The VLACC blog provides more information about current programs through posts developed by participating artists
Our Re:Location series of videos provides a fascinating glimpse into the world of master Latin American artists who have relocated to Canada. These blog posts zoom in on the featured artists, in their own words. Read them before you watch, or after, for a new, deeper perspective.
Fifty years ago today, I was packing to take an afternoon flight to Santiago, Chile. I was on vacation on Bowen Island, it being summer here and winter there. I had been living in Chile for a year, working as a freelance print and photo journalist. Word was that Allende was going to make a key speech on September 18th, calling for a referendum and I wanted to be back by then. I had the radio on and there was a brief news item- “The Chilean army has given President Salvador Allende five minutes to surrender!” and then on to sports. That’s what I remember. It was like a physical blow. Read more
Rembering the Future – Carmen Rodríguez
If I had been a diviner – capable of foreseeing the future, perhaps I would’ve appreciated some of my young life experiences much more fully. Perhaps. But back then, I was just a wide-eyed teen-ager – a first-year university student living in the big city for the first time, away from my family, and more than ready to enjoy my newly-found freedom. Read more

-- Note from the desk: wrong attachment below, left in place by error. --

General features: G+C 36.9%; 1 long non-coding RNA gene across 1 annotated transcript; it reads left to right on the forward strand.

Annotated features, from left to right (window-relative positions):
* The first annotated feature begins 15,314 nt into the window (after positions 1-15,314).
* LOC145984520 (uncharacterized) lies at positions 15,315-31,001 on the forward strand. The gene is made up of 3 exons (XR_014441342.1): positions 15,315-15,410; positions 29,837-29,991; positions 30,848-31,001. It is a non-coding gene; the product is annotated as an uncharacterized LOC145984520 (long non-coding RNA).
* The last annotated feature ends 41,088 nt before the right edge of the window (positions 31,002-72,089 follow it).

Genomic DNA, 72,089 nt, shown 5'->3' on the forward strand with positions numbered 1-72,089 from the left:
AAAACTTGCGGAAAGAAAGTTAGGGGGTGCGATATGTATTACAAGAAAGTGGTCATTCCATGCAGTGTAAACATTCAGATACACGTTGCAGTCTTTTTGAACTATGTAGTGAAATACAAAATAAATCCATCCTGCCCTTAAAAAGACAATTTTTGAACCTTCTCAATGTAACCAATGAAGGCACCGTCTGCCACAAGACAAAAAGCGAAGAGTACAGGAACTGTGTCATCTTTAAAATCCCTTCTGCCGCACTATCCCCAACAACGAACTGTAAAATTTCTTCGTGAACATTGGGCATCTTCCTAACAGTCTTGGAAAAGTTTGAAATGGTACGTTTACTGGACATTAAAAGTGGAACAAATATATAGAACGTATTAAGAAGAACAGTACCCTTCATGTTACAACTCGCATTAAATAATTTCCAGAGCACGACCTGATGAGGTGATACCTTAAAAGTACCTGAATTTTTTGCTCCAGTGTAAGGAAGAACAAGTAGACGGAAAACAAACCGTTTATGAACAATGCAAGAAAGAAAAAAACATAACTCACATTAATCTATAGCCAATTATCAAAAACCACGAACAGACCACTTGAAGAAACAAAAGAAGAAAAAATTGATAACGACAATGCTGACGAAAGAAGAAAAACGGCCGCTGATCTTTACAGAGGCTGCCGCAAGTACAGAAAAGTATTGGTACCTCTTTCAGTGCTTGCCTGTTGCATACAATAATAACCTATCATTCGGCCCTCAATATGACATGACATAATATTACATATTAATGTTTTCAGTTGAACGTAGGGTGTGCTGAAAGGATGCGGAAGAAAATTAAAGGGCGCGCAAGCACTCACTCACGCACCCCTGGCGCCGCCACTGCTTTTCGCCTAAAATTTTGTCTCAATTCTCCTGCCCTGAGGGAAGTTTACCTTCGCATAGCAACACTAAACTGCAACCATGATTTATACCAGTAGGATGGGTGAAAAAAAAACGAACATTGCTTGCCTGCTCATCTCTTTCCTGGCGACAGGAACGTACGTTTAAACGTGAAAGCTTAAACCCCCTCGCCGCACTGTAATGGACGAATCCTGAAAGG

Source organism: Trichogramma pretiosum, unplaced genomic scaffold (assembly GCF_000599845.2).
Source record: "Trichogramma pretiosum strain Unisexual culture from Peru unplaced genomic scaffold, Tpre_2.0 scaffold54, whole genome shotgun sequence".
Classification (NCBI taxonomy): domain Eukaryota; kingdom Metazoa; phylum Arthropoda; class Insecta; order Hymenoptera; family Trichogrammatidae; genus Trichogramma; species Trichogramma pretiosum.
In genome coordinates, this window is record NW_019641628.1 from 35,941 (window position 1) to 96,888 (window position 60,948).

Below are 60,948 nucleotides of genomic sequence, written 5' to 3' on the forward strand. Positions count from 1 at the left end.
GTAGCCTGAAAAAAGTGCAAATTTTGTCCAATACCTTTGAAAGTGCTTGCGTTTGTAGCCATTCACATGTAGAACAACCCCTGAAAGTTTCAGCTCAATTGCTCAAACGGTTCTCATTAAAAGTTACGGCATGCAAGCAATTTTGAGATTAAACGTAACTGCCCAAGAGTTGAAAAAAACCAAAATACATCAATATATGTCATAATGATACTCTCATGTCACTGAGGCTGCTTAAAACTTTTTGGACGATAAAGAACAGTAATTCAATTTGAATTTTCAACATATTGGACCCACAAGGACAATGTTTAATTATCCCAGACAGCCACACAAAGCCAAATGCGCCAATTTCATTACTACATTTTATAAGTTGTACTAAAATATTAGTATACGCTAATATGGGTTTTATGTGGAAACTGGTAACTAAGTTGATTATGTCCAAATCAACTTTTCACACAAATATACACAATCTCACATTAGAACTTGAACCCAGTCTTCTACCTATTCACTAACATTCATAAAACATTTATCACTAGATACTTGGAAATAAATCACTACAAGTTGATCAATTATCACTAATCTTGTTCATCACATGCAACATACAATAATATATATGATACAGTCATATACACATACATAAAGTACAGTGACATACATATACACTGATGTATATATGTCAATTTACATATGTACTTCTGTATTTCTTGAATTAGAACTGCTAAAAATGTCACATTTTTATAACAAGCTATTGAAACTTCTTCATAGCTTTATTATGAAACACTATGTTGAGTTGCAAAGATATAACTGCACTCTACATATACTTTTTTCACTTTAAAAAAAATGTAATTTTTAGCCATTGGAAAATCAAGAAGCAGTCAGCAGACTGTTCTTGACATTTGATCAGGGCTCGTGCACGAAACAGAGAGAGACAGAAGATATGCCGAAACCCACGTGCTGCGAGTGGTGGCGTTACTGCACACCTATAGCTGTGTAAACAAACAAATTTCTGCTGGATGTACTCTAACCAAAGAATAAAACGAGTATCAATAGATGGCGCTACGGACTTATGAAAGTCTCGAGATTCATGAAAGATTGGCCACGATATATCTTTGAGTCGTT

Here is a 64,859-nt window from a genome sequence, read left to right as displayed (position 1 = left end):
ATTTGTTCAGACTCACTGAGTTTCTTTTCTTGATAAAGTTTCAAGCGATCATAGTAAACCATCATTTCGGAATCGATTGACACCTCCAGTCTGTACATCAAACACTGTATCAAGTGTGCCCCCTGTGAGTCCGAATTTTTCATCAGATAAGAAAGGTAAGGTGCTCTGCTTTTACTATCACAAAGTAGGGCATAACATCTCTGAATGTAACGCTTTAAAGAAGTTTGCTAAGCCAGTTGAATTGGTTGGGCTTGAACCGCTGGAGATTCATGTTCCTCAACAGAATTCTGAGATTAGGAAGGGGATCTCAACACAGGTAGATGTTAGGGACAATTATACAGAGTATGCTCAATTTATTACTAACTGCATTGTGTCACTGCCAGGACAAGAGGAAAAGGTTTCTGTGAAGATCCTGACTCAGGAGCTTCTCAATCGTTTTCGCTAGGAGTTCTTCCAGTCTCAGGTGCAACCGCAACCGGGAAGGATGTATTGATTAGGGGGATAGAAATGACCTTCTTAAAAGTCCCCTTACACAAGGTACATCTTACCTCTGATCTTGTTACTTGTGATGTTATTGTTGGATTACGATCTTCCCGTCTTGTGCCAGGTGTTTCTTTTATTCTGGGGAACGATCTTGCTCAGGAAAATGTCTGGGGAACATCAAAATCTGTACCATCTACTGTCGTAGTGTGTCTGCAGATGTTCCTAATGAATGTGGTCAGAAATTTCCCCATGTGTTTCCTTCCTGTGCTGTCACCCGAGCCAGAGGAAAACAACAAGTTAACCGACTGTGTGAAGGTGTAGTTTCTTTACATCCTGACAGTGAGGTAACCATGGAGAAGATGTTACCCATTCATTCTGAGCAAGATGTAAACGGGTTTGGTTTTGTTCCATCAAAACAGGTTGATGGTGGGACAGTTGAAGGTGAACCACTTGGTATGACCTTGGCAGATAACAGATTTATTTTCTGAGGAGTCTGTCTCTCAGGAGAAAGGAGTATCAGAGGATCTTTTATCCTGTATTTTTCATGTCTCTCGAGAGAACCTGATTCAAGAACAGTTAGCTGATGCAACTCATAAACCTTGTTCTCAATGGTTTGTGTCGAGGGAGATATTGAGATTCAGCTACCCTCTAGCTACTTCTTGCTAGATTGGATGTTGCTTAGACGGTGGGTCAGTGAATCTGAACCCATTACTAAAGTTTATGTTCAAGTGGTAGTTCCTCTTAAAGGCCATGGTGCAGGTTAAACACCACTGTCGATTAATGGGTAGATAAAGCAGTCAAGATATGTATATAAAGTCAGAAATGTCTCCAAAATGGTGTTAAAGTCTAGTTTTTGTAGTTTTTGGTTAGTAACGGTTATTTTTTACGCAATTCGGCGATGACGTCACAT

As always happens in cases of immigration, you arrive in a new country, and it will take time for you to be part of the new environment. For me, the community has played a fundamental piece in getting anywhere as an artist in Canada. Doing collective projects with others has always opened new possibilities and lots of learning for me. I was a grad student at UBC, and this connected me to the Cuban artist Manuel Piña who loves getting people together for the party fun and for exploring new projects. This allowed me to engage with an amazing artistic gang, many of them but not all Latin Americans. Read More
1973. Rumours of a military coup have been spreading for weeks, but the bombing of the presidential palace, Salvador Allende’s murder and the violent overthrow of his socialist government catch the majority of Chileans off guard. The horror that begins the spring morning of September 11 goes beyond anyone’s imagination.
The verb ser denotes to be, to exist and experience oneself as distinct from others, not to emphasize our uniqueness but as a simple point of perspective. We “are” therefore we see the outside world from within. We know that we are conscious humans while recognizing we are part of something much bigger. We know instinctively that we are individuals within a greater sphere.
Re:Location is a project funded by:
Digital Now – a Canada Council for the Arts digital innovation initiative